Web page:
Thursday, August 15, 2013

Book Spotlight: The One and Only Ivan

(Book spotlights: In which I take the best of the best from the books I’ve read this year and shout out their goodness to all of you lovely folks…)

The One and Only Ivan



I don’t even know why I picked this book up off the shelf at my library. First of all, it’s about animals, and I don’t do well with animals. Second of all, it’s from the point of view of a gorilla, which also is not my thing.

But it was on the express reads shelf at my library, and I’m a total sucker for the express reads (something about how I can’t renew these books because so many people want to read them just draws me in every, single time I go to the library…)

Here’s the blurb:
Ivan is an easygoing gorilla. Living at the Exit 8 Big Top Mall and Video Arcade, he has grown accustomed to humans watching him through the glass walls of his domain. He rarely misses his life in the jungle. In fact, he hardly ever thinks about it at all.

Instead, Ivan thinks about TV shows he’s seen and about his friends Stella, an elderly elephant, and Bob, a stray dog. But mostly Ivan thinks about art and how to capture the taste of a mango or the sound of leaves with color and a well-placed line.

Then he meets Ruby, a baby elephant taken from her family, and she makes Ivan see their home—and his own art—through new eyes. When Ruby arrives, change comes with her, and it’s up to Ivan to make it a change for the better.

What makes this book so amazing:

The voice.
Applegate gives Ivan this amazing voice, and found myself cheering for Ivan (and crying for him a few times as well.) Amazingly, Applegate somehow wrote this in a way that made me connect with a gorilla. That is talent, friends.

Also, Applegate was brilliant at taking something really familiar, and making it feel new and different. The themes of this book are very common in middle grade novels: unlikely friendships, unlocking your potential, and pushing through when things get difficult. But telling it this way made those themes feel fresh, fun, and unique.


This book is full of heart. I would recommend this book to pretty much anyone.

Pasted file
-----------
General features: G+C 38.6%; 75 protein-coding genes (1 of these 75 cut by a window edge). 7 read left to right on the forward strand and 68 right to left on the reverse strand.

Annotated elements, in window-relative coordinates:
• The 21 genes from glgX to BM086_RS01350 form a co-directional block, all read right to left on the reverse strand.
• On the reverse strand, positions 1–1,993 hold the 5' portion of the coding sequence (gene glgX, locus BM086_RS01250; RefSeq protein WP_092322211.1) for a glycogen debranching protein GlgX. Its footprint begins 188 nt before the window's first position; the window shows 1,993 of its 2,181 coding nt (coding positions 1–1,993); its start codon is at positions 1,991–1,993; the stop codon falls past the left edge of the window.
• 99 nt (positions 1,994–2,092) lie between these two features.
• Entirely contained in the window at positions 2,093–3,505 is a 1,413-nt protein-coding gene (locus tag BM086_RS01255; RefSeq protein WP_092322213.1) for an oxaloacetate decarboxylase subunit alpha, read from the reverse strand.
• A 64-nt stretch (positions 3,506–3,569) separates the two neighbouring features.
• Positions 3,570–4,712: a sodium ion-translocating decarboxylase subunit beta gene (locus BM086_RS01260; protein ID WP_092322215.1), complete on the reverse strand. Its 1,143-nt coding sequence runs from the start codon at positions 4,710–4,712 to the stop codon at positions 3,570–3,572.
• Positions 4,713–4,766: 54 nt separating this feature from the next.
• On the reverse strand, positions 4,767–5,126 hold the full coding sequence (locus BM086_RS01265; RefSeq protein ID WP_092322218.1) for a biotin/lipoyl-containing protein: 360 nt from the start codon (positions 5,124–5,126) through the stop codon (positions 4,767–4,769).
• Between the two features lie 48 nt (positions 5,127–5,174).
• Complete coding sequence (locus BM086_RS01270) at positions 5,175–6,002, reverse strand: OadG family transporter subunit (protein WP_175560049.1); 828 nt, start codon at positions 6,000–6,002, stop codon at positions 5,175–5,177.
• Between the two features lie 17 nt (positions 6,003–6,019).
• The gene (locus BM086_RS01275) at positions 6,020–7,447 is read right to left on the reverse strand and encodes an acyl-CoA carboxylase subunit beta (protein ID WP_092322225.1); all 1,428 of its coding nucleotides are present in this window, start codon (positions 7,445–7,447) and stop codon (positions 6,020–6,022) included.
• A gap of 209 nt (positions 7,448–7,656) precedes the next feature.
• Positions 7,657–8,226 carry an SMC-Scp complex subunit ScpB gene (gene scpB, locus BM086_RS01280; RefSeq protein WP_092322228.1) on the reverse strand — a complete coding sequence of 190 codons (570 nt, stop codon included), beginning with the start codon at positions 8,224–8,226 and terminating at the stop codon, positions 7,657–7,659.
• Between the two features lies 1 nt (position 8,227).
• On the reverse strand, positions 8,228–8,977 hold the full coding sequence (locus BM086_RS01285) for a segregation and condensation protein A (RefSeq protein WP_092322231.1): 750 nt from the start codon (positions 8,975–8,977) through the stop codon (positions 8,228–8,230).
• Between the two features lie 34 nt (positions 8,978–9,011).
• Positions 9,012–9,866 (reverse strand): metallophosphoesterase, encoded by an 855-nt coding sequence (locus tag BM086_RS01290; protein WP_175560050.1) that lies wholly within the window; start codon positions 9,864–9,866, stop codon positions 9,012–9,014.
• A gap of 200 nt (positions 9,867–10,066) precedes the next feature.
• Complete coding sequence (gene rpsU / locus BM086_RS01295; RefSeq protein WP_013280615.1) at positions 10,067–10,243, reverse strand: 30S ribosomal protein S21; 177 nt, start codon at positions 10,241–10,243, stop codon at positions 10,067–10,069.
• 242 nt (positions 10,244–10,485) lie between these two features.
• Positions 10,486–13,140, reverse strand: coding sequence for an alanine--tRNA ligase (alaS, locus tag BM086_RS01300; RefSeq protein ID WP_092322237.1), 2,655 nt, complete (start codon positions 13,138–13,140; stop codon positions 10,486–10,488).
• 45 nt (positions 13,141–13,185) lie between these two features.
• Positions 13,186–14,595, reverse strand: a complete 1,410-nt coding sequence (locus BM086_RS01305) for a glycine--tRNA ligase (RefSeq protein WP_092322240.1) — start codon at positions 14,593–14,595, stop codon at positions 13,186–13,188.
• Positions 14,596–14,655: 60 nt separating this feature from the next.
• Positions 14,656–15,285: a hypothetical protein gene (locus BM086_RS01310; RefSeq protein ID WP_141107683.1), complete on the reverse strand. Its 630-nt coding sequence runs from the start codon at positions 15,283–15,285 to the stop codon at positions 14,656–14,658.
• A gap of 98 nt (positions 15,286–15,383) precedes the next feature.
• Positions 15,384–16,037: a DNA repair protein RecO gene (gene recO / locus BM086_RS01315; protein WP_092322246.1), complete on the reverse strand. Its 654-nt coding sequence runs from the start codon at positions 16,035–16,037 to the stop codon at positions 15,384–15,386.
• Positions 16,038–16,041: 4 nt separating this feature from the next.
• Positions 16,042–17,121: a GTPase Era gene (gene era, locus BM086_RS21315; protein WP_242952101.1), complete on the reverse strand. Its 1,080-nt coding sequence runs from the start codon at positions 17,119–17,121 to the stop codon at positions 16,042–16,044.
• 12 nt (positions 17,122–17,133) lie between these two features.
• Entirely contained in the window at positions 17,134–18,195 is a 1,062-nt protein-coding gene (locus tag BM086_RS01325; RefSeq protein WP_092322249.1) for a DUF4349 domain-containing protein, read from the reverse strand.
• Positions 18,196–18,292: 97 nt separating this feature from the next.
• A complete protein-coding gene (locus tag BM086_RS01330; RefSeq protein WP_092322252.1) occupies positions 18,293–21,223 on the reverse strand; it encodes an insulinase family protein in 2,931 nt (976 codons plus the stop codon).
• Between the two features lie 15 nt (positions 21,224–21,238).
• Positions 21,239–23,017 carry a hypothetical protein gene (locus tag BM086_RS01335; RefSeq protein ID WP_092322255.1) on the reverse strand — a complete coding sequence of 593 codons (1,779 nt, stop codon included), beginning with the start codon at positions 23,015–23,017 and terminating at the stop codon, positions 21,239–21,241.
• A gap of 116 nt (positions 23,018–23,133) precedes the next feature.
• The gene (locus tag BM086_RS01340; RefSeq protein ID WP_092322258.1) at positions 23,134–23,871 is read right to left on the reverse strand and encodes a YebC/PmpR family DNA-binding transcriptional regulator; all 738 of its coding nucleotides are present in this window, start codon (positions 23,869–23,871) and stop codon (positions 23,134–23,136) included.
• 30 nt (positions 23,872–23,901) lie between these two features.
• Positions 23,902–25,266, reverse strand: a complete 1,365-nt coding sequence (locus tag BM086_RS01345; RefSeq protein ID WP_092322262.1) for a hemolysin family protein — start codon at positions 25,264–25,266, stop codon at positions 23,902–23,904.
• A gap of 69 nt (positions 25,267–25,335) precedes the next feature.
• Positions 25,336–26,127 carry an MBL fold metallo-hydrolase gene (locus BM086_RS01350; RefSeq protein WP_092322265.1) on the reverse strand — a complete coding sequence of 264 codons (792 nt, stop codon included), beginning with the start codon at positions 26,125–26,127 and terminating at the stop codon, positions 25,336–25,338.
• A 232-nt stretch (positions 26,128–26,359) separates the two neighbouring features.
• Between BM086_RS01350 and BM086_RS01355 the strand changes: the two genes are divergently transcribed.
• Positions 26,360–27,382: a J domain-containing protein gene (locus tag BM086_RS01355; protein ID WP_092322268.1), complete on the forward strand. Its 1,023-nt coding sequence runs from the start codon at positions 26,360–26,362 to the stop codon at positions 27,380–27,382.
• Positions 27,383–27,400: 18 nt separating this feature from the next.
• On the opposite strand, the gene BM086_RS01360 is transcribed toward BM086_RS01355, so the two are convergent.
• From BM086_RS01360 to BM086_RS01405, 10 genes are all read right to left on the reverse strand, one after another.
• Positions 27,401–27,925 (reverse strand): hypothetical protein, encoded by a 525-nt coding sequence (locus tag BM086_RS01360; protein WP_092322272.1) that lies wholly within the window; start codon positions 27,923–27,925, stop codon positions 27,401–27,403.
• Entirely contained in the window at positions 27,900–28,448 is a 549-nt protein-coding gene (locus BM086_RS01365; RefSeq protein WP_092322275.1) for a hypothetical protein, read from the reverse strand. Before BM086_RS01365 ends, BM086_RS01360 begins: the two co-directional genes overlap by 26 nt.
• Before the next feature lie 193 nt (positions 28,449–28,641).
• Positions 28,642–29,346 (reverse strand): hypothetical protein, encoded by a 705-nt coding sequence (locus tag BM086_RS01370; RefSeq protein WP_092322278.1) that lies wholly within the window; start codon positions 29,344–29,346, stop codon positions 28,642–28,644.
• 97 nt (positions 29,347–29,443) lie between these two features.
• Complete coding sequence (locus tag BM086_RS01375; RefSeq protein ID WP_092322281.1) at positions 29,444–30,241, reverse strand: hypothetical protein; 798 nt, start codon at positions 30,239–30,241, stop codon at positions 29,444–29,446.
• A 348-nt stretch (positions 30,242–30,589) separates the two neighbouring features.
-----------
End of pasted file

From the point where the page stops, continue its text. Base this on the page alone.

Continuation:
Monday, August 5, 2013

First Day of School

I was one of those crazy nerd kids who LOVED school and couldn’t wait for summer to be over so I could go back.

The thing is, summer is fun and all, but I grew up in Arizona. I remember one summer, it was so hot that the bottoms of my Keds melted when I stepped into the street. We had a metal swing set in our backyard which was pretty much unusable from May until September. You can see heat waves coming up off the sidewalk and the news did (does) “heat advisories” against going outside.

So my sister and I (she’s younger than me by a couple years) spent our summers:

Watching Gilligan’s Island reruns, The Price is Right, I Dream of Genie, and Days of Our Lives.

Playing Barbies.

Coloring.

Reading. I read a TON. I remember getting angry because my mom would only take us to the library once a week, and my library card had a limit of 25 books. Yes. I wanted to read more than 25 books in a week. Side note: I also remember being angry that only one Babysitters Club book came out a month. What was wrong with that Ann lady? Couldn’t she chug out multiple books a week? Same anger toward the authors of the Sweet Valley High, Sweet Valley University, and Nancy Drew books.

And homework. My mom made my sister and I do worksheets every morning. What’s funny about this is that we were always in the advanced learning programs at school, but I honestly don’t (and never did) feel smarter than most other kids. Sometimes I wonder if we just forgot less because Mom made us do schoolwork all summer, so we had a leg up on everyone else at the beginning of the year when they did all those placement exams. Or maybe it was those 25+ books a week I was reading.

Sending my kids back to school is bittersweet, but I absolutely love this time of year. And my kids also love going back to school.


Did you love the first day of school?